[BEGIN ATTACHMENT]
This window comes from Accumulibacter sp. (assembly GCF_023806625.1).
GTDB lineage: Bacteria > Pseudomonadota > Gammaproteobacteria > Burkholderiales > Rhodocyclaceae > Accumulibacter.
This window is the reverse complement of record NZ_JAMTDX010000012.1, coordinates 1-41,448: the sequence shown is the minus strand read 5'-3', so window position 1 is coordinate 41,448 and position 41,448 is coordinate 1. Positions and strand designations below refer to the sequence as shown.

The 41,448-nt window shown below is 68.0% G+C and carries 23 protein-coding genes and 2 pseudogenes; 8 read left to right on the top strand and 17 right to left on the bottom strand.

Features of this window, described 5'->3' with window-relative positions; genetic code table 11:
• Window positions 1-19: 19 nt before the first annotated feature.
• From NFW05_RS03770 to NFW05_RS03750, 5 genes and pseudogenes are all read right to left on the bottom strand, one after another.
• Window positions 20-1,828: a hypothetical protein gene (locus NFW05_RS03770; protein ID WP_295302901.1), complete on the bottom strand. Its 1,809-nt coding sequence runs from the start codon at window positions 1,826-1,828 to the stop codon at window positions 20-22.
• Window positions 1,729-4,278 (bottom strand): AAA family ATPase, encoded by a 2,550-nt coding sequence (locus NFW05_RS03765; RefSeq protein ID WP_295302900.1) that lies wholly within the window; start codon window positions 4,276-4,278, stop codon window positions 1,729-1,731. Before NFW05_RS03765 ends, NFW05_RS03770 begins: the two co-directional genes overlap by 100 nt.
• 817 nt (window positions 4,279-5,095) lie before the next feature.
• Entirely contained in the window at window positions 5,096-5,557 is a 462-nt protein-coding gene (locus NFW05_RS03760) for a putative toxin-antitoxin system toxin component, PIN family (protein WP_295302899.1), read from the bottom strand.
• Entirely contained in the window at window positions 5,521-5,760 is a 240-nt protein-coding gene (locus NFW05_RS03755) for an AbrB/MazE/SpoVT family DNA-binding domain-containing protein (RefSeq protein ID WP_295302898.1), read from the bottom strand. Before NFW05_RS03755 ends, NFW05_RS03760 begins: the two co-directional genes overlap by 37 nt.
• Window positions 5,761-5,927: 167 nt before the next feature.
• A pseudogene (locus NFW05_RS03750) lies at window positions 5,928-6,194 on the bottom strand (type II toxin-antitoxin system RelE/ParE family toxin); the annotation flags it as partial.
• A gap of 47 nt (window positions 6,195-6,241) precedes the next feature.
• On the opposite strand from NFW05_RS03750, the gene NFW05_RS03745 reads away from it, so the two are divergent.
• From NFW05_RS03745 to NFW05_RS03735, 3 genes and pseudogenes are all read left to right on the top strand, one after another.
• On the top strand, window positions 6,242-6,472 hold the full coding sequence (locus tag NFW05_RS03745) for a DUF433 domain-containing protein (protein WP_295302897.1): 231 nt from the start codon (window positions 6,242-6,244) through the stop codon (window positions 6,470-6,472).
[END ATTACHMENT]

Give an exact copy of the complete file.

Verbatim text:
This window comes from Accumulibacter sp. (assembly GCF_023806625.1).
GTDB lineage: Bacteria > Pseudomonadota > Gammaproteobacteria > Burkholderiales > Rhodocyclaceae > Accumulibacter.
This window is the reverse complement of record NZ_JAMTDX010000012.1, coordinates 1-41,448: the sequence shown is the minus strand read 5'-3', so window position 1 is coordinate 41,448 and position 41,448 is coordinate 1. Positions and strand designations below refer to the sequence as shown.

The 41,448-nt window shown below is 68.0% G+C and carries 23 protein-coding genes and 2 pseudogenes; 8 read left to right on the top strand and 17 right to left on the bottom strand.

Features of this window, described 5'->3' with window-relative positions; genetic code table 11:
• Window positions 1-19: 19 nt before the first annotated feature.
• From NFW05_RS03770 to NFW05_RS03750, 5 genes and pseudogenes are all read right to left on the bottom strand, one after another.
• Window positions 20-1,828: a hypothetical protein gene (locus NFW05_RS03770; protein ID WP_295302901.1), complete on the bottom strand. Its 1,809-nt coding sequence runs from the start codon at window positions 1,826-1,828 to the stop codon at window positions 20-22.
• Window positions 1,729-4,278 (bottom strand): AAA family ATPase, encoded by a 2,550-nt coding sequence (locus NFW05_RS03765; RefSeq protein ID WP_295302900.1) that lies wholly within the window; start codon window positions 4,276-4,278, stop codon window positions 1,729-1,731. Before NFW05_RS03765 ends, NFW05_RS03770 begins: the two co-directional genes overlap by 100 nt.
• 817 nt (window positions 4,279-5,095) lie before the next feature.
• Entirely contained in the window at window positions 5,096-5,557 is a 462-nt protein-coding gene (locus NFW05_RS03760) for a putative toxin-antitoxin system toxin component, PIN family (protein WP_295302899.1), read from the bottom strand.
• Entirely contained in the window at window positions 5,521-5,760 is a 240-nt protein-coding gene (locus NFW05_RS03755) for an AbrB/MazE/SpoVT family DNA-binding domain-containing protein (RefSeq protein ID WP_295302898.1), read from the bottom strand. Before NFW05_RS03755 ends, NFW05_RS03760 begins: the two co-directional genes overlap by 37 nt.
• Window positions 5,761-5,927: 167 nt before the next feature.
• A pseudogene (locus NFW05_RS03750) lies at window positions 5,928-6,194 on the bottom strand (type II toxin-antitoxin system RelE/ParE family toxin); the annotation flags it as partial.
• A gap of 47 nt (window positions 6,195-6,241) precedes the next feature.
• On the opposite strand from NFW05_RS03750, the gene NFW05_RS03745 reads away from it, so the two are divergent.
• From NFW05_RS03745 to NFW05_RS03735, 3 genes and pseudogenes are all read left to right on the top strand, one after another.
• On the top strand, window positions 6,242-6,472 hold the full coding sequence (locus tag NFW05_RS03745) for a DUF433 domain-containing protein (protein WP_295302897.1): 231 nt from the start codon (window positions 6,242-6,244) through the stop codon (window positions 6,470-6,472).